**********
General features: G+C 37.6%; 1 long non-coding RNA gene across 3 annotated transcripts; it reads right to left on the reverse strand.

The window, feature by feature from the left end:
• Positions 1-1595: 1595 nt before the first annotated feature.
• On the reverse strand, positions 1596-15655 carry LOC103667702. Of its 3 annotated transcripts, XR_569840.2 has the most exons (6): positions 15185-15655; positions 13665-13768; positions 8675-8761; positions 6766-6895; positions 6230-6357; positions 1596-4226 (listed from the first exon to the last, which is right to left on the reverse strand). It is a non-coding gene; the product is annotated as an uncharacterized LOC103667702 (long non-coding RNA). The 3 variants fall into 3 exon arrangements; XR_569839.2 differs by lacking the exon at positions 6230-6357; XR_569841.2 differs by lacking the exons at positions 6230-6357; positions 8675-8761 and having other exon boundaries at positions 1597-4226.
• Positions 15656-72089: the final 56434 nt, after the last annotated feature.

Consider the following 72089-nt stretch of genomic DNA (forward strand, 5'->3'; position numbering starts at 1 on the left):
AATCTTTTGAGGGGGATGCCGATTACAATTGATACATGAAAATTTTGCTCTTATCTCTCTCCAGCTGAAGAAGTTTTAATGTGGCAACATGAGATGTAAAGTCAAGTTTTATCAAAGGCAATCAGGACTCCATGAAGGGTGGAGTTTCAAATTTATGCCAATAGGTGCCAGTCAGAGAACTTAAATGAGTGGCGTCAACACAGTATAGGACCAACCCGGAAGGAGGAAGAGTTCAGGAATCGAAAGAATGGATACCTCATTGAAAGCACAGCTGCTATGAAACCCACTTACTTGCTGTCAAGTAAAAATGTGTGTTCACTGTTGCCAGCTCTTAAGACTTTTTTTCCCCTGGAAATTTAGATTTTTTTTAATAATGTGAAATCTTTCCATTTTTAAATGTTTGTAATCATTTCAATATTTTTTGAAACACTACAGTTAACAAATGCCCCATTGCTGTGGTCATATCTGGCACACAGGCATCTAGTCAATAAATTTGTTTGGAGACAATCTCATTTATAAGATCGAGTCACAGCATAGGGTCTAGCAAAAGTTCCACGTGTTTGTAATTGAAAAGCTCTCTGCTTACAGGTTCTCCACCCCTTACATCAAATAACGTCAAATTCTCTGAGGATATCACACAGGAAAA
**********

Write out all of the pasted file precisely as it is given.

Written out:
General features: G+C 37.6%; 1 long non-coding RNA gene across 3 annotated transcripts; it reads right to left on the reverse strand.

The window, feature by feature from the left end:
• Positions 1-1595: 1595 nt before the first annotated feature.
• On the reverse strand, positions 1596-15655 carry LOC103667702. Of its 3 annotated transcripts, XR_569840.2 has the most exons (6): positions 15185-15655; positions 13665-13768; positions 8675-8761; positions 6766-6895; positions 6230-6357; positions 1596-4226 (listed from the first exon to the last, which is right to left on the reverse strand). It is a non-coding gene; the product is annotated as an uncharacterized LOC103667702 (long non-coding RNA). The 3 variants fall into 3 exon arrangements; XR_569839.2 differs by lacking the exon at positions 6230-6357; XR_569841.2 differs by lacking the exons at positions 6230-6357; positions 8675-8761 and having other exon boundaries at positions 1597-4226.
• Positions 15656-72089: the final 56434 nt, after the last annotated feature.

Consider the following 72089-nt stretch of genomic DNA (forward strand, 5'->3'; position numbering starts at 1 on the left):
AATCTTTTGAGGGGGATGCCGATTACAATTGATACATGAAAATTTTGCTCTTATCTCTCTCCAGCTGAAGAAGTTTTAATGTGGCAACATGAGATGTAAAGTCAAGTTTTATCAAAGGCAATCAGGACTCCATGAAGGGTGGAGTTTCAAATTTATGCCAATAGGTGCCAGTCAGAGAACTTAAATGAGTGGCGTCAACACAGTATAGGACCAACCCGGAAGGAGGAAGAGTTCAGGAATCGAAAGAATGGATACCTCATTGAAAGCACAGCTGCTATGAAACCCACTTACTTGCTGTCAAGTAAAAATGTGTGTTCACTGTTGCCAGCTCTTAAGACTTTTTTTCCCCTGGAAATTTAGATTTTTTTTAATAATGTGAAATCTTTCCATTTTTAAATGTTTGTAATCATTTCAATATTTTTTGAAACACTACAGTTAACAAATGCCCCATTGCTGTGGTCATATCTGGCACACAGGCATCTAGTCAATAAATTTGTTTGGAGACAATCTCATTTATAAGATCGAGTCACAGCATAGGGTCTAGCAAAAGTTCCACGTGTTTGTAATTGAAAAGCTCTCTGCTTACAGGTTCTCCACCCCTTACATCAAATAACGTCAAATTCTCTGAGGATATCACACAGGAAAA